The same could be said for Winslow and most definitely for Charlie Joiner, two other members of the Air Coryell offense enshrined in Canton.
Brian Sipe, the 1980 NFL MVP as the Cleveland Browns quarterback, played for Coryell at San Diego State.
“When I went to the Browns in 1972, Don Coryell’s offense was ahead of anything I saw in the NFL,” Sipe, now an assistant coach at San Diego State, once told me. “I think the only reason I had the career I had, is I was so quickly able to step in and know what I was looking at. The NFL was easy for me. I felt like I was taking a step backward in terms of preparation.”
Coryell, a member of the College Football Hall of Fame, is still the only coach to win 100 games in college and 100 games in the NFL. His NFL record was 114-89-1 with the St. Louis Cardinals (1973-77) and the Chargers (1978-86). His college record at San Diego State (1961-72) was 104-19-2.
His NFL teams won five division titles, in addition to advancing to those two AFC Championship games.
In 1979, he led Chargers to playoffs for first time since 1963. In 1974, he led the then-St. Louis Cardinals franchise to the playoffs for first time since 1948.
His passing attacks were ranked No. 1 in the NFL seven times. He originated the “digit” play-calling system still used by many NFL teams.
Listen to Mike Martz, who won a Super Bowl as the offensive coordinator of the “Greatest Show on Turf” with the St. Louis Rams and advanced to another Super Bowl as the Rams’ head coach.
“Don is the father of the modern passing game. People talk about the ‘West Coast’ offense, but Don started the ‘West Coast’ decades ago and kept updating it. You look around the NFL now, and so many teams are running a version of the Coryell offense. Coaches have added their own touches, but it’s still Coryell’s offense. He has disciples all over the league. He changed the game.”
Listen to Willie Buchanon, a Pro Bowl cornerback and 1972 NFL Defensive Rookie of the Year with the Green Bay Packers, who was an All-American cornerback for Coryell at SDSU.
“When I got in the NFL, it was easy after playing at San Diego State. I learned everything I knew from Don Coryell, Ernie Zampese and Claude Gilbert. We had a system. Coryell developed the tight end as a wide receiver when he split Tim Delaney 5 yards out. They call the passing games today the West Coast offense. That was Don Coryell’s system.”
A list of testimonials could go on and on from those that believe Coryell belongs in the NFL.
But Fred Dryer, a Pro Bowl defensive end that was an All-American player for Coryell at SDSU, cites perhaps the most convincing evidence. Dryer suggests looking at Coryell’s players with the Cardinals and Chargers and checking their Pro Bowl trips before and after they played for Coryell.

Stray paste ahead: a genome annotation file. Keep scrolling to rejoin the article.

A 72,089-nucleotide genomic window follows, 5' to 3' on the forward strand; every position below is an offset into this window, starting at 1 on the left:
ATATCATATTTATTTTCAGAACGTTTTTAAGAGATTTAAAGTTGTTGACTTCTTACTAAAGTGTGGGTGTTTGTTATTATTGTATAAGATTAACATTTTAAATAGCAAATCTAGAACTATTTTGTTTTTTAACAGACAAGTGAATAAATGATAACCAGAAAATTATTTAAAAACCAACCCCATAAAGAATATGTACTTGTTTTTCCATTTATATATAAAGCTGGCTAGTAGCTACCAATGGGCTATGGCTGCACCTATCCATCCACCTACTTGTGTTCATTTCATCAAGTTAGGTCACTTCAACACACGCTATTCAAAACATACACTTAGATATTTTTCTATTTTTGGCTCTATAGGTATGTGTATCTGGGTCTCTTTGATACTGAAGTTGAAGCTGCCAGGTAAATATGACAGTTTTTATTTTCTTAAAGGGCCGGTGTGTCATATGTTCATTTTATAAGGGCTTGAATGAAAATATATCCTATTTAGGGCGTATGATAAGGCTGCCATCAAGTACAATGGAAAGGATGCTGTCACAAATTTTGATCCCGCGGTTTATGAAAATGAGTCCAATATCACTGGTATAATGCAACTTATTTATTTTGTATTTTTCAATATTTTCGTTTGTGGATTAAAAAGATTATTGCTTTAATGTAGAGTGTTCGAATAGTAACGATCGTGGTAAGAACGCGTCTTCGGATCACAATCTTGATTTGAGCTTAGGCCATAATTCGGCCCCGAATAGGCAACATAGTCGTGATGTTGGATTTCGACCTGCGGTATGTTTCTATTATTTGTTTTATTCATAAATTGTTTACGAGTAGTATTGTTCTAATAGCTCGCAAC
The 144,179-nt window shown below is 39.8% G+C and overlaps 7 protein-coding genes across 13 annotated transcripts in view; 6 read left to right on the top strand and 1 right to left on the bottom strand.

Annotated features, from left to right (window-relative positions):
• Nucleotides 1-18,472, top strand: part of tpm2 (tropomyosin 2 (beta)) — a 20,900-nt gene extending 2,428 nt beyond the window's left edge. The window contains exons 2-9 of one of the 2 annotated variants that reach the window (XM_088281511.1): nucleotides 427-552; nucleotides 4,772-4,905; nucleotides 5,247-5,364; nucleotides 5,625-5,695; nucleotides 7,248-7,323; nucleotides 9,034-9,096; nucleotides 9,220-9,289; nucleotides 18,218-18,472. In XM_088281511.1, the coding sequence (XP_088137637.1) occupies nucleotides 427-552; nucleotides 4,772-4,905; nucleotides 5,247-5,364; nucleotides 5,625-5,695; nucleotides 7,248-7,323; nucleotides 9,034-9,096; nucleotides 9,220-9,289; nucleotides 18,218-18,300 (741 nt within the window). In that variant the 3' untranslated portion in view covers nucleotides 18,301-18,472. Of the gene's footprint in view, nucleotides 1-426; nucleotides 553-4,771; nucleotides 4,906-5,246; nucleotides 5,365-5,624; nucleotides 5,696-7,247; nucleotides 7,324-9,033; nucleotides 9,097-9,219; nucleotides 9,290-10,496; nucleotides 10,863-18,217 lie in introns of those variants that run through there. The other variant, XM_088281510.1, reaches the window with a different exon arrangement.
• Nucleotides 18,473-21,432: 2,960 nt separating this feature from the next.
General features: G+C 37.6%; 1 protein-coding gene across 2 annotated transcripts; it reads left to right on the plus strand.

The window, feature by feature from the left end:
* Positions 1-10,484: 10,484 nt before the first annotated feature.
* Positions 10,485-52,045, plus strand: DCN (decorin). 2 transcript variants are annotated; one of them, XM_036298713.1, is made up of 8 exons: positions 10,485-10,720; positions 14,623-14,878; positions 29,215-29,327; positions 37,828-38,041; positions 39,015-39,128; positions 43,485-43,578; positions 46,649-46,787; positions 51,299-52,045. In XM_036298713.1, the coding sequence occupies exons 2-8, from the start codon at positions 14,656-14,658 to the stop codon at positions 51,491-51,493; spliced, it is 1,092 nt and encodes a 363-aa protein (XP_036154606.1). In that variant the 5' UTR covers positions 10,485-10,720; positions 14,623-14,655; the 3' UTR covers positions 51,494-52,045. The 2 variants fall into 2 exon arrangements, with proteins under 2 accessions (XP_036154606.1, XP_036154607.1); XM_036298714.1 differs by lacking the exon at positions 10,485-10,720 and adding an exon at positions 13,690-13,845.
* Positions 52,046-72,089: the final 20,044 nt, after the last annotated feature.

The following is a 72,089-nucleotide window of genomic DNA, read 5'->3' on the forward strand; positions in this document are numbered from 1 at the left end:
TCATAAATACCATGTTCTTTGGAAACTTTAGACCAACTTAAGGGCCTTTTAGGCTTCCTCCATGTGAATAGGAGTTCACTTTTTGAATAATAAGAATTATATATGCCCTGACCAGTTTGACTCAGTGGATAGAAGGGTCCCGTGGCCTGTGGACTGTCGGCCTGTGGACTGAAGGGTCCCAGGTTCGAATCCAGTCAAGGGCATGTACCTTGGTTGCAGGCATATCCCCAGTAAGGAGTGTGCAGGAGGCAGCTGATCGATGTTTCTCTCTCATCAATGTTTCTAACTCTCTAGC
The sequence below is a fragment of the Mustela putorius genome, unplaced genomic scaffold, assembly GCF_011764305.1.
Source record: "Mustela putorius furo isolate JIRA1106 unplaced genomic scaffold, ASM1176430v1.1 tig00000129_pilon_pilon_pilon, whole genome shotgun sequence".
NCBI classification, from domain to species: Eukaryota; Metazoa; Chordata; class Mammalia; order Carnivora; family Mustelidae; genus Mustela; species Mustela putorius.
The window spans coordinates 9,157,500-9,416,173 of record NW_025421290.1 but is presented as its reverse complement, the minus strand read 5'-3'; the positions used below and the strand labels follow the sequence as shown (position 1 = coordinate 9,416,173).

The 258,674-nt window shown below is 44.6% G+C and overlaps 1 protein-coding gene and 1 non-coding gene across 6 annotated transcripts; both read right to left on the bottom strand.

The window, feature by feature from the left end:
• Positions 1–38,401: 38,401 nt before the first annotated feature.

It’s quite revealing:
— DAN FOUTS (Chargers), 1973-1987, Hall of Fame: Pro Bowls before Coryell: none; Pro Bowls with Coryell: (6) 1979, 1980, 1981, 1982, 1983, 1985.
— CHARLIE JOINER (Chargers), 1969-1986, Hall of Fame: Pro Bowls before Coryell: (1), 1976; Pro Bowls with Coryell: (2) 1979, 1980.
— DOUG WILKERSON (Chargers), 1970-1984: Pro Bowls before Coryell: none; Pro Bowls with Coryell: (3) 1980, 1981, 1982.
— CHUCK MUNCIE (Chargers), 1976-1984: Pro Bowls before Coryell: none; Pro Bowls with Coryell: (3) 1979, 1981, 1982.
— JOHN JEFFERSON (Chargers), 1978-1985: Pro Bowls with Coryell: (3), 1978, 1979, 1980; Pro Bowls after Jefferson was traded to the Packers: (1) 1982.
— WES CHANDLER (Chargers), 1978-1988: Pro Bowls before Coryell: (1), 1979; Pro Bowls with Coryell: (3) 1982, 1983, 1985.
— DAN DIERDORF (Cardinals), 1971-1983, Hall of Fame: Pro Bowls before Coryell: none; Pro Bowls with Coryell: (4) 1974, 1975, 1976, 1977; Pro Bowls after Coryell: (2) 1978, 1980.
— JIM HART (Cardinals), 1966-1984: Pro Bowls before Coryell: none; Pro Bowls with Coryell: (4) 1974, 1975, 1976, 1977; Pro Bowls after Coryell: none.
— TOM BANKS (Cardinals) 1971-1980: Pro Bowls before Coryell: none; Pro Bowls with Coryell: (3) 1975, 1976, 1977; Pro Bowls after Coryell: (1) 1978.
— TERRY METCALF (Cardinals), 1973-1977, 1981: Pro Bowls with Coryell: (3) 1974, 1975, 1977; Pro Bowls after Coryell: none.
— JIM OTIS (Cardinals), 1970-1978: Pro Bowls before Coryell: none; Pro Bowls with Coryell: (1) 1975; Pro Bowl after Coryell: none.
Another Hall-of-Fame class is about to be selected. You can be sure it will be missing one most-deserving name. If only Coryell’s players had a vote in place of the dunderheads on the Hall-of-Fame selection committee for the past two decades.